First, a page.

And I am really glad I did not try to finish this book on my second attempt. I am sharing some thoughts on how I finally managed to read this book -

The first 100 pages make for torturous reading. I read somewhere that Eco made it such that uninterested readers will stay away! Nevertheless, I urge you to make some notes while you are reading the first 100 pages. A list of characters will be very useful till one gets used to the medieval names. It was also useful to jot down the major power factions and who is for/against whom. The plot of the book unfolds in a politically charged environment and a lot of dialogue references the political changes afoot. It will help one to have a chart depicting the various power plays.

The book revolves around two Orders of medieval Europe - the Benedictine Order and the Franciscan Order. A number of 'fringe' elements of the Franciscan Order are also often referenced. Read up and make some notes on these entities before crossing the first 100 pages. This will be very useful to understand some nuanced dialogues between major characters.

There are two major plots in this book - the first deals with the mysterious murders in the abbey and how William tries to solve them ; the second deals with more profound questions such as inductive vs deductive reasoning, whether universality is feasible in a random world etc.
The first plot is obviously the more enjoyable one and by itself, it makes this a great book. The second plot is harder to appreciate in just a single reading. I had to read some passages several times just to get a high-level picture. The book deserves to be read multiple times solely to meditate on the profound questions raised in the second plot.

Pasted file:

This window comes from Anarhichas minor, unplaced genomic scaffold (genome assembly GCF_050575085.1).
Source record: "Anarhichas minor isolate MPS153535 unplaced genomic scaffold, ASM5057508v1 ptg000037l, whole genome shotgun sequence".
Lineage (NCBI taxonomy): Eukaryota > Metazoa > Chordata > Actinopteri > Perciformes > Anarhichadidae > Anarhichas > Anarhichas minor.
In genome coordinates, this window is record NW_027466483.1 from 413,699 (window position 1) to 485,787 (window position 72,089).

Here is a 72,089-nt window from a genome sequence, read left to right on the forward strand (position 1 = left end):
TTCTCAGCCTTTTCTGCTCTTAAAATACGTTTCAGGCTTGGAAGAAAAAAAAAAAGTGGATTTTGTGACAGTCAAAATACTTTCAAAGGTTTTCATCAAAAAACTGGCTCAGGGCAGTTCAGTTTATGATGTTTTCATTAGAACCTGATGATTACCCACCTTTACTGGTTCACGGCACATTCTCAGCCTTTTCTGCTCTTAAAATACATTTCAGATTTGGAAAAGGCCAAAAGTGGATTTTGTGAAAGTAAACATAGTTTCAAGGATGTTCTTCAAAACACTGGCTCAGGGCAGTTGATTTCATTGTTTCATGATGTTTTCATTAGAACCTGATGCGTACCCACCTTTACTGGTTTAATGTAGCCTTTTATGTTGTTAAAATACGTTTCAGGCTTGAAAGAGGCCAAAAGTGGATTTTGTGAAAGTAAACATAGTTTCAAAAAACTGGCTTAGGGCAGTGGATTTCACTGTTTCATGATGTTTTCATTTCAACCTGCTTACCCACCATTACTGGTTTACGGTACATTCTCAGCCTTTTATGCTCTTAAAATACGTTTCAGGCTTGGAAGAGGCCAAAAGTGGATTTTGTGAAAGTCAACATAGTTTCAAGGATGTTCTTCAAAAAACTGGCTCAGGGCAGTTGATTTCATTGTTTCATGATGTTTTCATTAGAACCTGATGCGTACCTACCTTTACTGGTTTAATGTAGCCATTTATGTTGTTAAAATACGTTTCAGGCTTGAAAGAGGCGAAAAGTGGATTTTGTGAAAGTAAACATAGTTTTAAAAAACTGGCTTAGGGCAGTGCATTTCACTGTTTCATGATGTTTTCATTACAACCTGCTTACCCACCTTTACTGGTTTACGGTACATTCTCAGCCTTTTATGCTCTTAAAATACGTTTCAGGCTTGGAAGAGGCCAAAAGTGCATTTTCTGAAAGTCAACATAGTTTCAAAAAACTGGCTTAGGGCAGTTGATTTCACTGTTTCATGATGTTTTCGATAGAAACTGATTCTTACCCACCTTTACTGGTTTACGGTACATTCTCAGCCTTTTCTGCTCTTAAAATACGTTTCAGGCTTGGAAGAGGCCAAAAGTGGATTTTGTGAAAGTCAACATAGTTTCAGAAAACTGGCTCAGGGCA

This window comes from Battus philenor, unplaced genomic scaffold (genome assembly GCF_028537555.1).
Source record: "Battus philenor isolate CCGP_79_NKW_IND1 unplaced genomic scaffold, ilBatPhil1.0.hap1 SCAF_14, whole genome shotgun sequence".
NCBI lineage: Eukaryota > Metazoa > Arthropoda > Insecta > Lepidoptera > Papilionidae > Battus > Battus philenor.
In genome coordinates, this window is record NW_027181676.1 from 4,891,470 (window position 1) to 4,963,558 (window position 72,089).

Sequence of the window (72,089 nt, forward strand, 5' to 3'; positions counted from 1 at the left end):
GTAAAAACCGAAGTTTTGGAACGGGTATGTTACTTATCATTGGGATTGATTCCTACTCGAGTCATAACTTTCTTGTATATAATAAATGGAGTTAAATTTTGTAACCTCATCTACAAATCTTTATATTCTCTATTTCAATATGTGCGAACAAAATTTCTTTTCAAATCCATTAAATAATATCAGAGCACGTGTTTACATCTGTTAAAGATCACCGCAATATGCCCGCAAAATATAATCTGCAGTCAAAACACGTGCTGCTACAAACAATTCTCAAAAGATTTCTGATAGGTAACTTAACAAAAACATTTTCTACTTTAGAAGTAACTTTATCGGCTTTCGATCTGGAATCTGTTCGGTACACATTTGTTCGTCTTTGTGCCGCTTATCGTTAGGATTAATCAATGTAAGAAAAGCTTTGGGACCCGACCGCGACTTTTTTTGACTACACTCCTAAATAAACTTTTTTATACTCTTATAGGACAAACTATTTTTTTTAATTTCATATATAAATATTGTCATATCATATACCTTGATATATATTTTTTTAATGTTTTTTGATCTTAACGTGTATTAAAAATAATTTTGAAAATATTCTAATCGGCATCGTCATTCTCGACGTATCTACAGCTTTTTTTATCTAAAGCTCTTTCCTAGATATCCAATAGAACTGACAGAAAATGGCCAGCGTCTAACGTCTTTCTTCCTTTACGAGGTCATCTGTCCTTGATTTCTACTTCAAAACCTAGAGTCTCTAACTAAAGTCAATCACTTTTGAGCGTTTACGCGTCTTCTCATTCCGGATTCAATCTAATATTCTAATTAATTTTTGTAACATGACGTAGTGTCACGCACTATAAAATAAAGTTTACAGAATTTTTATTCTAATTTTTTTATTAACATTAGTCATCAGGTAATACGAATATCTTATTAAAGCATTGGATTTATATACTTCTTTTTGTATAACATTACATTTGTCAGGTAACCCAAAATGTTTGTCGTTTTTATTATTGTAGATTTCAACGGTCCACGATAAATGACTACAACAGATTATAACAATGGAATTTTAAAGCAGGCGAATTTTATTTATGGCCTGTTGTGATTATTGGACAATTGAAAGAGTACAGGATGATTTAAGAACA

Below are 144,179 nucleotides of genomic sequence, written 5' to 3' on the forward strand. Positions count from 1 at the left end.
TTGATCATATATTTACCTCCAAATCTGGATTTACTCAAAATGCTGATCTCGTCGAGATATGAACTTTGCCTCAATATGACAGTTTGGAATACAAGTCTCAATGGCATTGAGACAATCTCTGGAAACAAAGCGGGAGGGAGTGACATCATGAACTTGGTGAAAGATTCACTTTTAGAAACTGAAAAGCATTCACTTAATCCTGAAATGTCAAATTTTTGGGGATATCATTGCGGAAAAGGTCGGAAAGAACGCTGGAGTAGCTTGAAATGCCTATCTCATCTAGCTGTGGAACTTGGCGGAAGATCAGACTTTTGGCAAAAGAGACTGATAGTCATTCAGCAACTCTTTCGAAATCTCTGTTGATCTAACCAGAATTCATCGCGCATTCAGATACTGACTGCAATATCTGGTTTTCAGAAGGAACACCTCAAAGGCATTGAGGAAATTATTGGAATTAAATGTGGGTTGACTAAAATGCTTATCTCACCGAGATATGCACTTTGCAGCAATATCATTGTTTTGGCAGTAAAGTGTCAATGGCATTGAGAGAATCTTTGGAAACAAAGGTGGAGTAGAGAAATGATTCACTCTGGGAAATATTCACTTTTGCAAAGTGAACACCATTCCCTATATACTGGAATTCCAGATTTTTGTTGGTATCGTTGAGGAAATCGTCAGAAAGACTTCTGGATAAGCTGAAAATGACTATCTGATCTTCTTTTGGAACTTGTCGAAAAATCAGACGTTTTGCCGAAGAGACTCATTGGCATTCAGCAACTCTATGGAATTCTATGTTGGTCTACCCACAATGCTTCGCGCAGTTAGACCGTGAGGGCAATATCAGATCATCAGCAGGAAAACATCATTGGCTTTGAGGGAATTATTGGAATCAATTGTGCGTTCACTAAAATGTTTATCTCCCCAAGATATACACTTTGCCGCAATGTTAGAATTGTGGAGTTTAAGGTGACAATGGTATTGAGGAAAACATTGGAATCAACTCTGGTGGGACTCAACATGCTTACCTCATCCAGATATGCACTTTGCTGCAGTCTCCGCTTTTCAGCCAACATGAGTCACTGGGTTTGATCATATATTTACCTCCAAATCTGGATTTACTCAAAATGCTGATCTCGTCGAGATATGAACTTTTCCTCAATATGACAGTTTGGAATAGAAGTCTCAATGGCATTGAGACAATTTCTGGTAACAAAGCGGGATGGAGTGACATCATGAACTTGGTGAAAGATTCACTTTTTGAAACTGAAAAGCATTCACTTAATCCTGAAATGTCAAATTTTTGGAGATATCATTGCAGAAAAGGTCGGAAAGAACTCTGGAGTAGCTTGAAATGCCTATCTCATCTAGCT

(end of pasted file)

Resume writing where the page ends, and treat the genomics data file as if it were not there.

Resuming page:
This book deals a lot with Christianity and several ecclesiastical questions such as the importance of poverty, relevance of humor in faith etc. At first glance, these may appear to be irrelevant to a reader like me (a Hindu living in India). However, I feel that, at a philosophical level, the questions raised by this book are valid to everyone. For example, the passages on the poverty of Christ and His Apostles throw up several ideas on the relevance of money on a spiritual quest, the idea of possession in a physical and spiritual sense etc. Similarly, the abbatial library, so central to the plot, raises several implicit questions on judging and preserving Knowledge and even on the purpose of any Knowledge.

A significant chunk of the dialogues is in Latin. Initially I spent a lot of time trying to find their English translations. I will urge you to avoid wasting time on that, at least in the first reading. The preceding or following lines usually give you a good-enough idea on what the Latin dialogue meant.

To summarize, this is a once-in-a-blue-moon book. Don't let the vocabulary, the Latin and the convoluted writing style dissuade you from a superb book. I plan to revisit this book once every few years.

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Saturday, 15 March 2014

Writer's Block - sighting the kraken!

I have always wondered if there are any patterns in my own behavior that will help me predict my bouts of writer's block.
A few days of retrospection revealed - there really are!

Read more, here